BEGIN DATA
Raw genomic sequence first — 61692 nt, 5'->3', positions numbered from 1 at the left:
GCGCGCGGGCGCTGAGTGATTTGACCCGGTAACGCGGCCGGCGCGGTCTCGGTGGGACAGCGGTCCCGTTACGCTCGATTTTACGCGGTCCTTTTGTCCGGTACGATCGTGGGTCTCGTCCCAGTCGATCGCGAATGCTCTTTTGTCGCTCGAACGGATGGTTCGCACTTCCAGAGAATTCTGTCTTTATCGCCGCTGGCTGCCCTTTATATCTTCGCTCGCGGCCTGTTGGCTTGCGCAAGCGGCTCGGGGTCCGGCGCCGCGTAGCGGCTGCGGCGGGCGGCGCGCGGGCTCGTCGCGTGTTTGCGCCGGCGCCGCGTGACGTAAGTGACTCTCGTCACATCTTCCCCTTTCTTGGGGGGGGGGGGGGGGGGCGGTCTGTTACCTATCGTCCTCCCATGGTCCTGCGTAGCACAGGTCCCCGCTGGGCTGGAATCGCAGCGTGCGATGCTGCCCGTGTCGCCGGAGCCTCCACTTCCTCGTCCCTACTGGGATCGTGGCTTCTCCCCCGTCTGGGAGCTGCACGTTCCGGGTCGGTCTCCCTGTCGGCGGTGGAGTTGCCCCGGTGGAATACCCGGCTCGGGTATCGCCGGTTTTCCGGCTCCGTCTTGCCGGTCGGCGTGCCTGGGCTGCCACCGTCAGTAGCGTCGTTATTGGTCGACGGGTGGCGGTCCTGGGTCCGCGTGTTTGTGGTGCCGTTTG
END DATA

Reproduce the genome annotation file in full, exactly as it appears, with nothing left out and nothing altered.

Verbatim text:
Raw genomic sequence first — 61692 nt, 5'->3', positions numbered from 1 at the left:
GCGCGCGGGCGCTGAGTGATTTGACCCGGTAACGCGGCCGGCGCGGTCTCGGTGGGACAGCGGTCCCGTTACGCTCGATTTTACGCGGTCCTTTTGTCCGGTACGATCGTGGGTCTCGTCCCAGTCGATCGCGAATGCTCTTTTGTCGCTCGAACGGATGGTTCGCACTTCCAGAGAATTCTGTCTTTATCGCCGCTGGCTGCCCTTTATATCTTCGCTCGCGGCCTGTTGGCTTGCGCAAGCGGCTCGGGGTCCGGCGCCGCGTAGCGGCTGCGGCGGGCGGCGCGCGGGCTCGTCGCGTGTTTGCGCCGGCGCCGCGTGACGTAAGTGACTCTCGTCACATCTTCCCCTTTCTTGGGGGGGGGGGGGGGGGGCGGTCTGTTACCTATCGTCCTCCCATGGTCCTGCGTAGCACAGGTCCCCGCTGGGCTGGAATCGCAGCGTGCGATGCTGCCCGTGTCGCCGGAGCCTCCACTTCCTCGTCCCTACTGGGATCGTGGCTTCTCCCCCGTCTGGGAGCTGCACGTTCCGGGTCGGTCTCCCTGTCGGCGGTGGAGTTGCCCCGGTGGAATACCCGGCTCGGGTATCGCCGGTTTTCCGGCTCCGTCTTGCCGGTCGGCGTGCCTGGGCTGCCACCGTCAGTAGCGTCGTTATTGGTCGACGGGTGGCGGTCCTGGGTCCGCGTGTTTGTGGTGCCGTTTG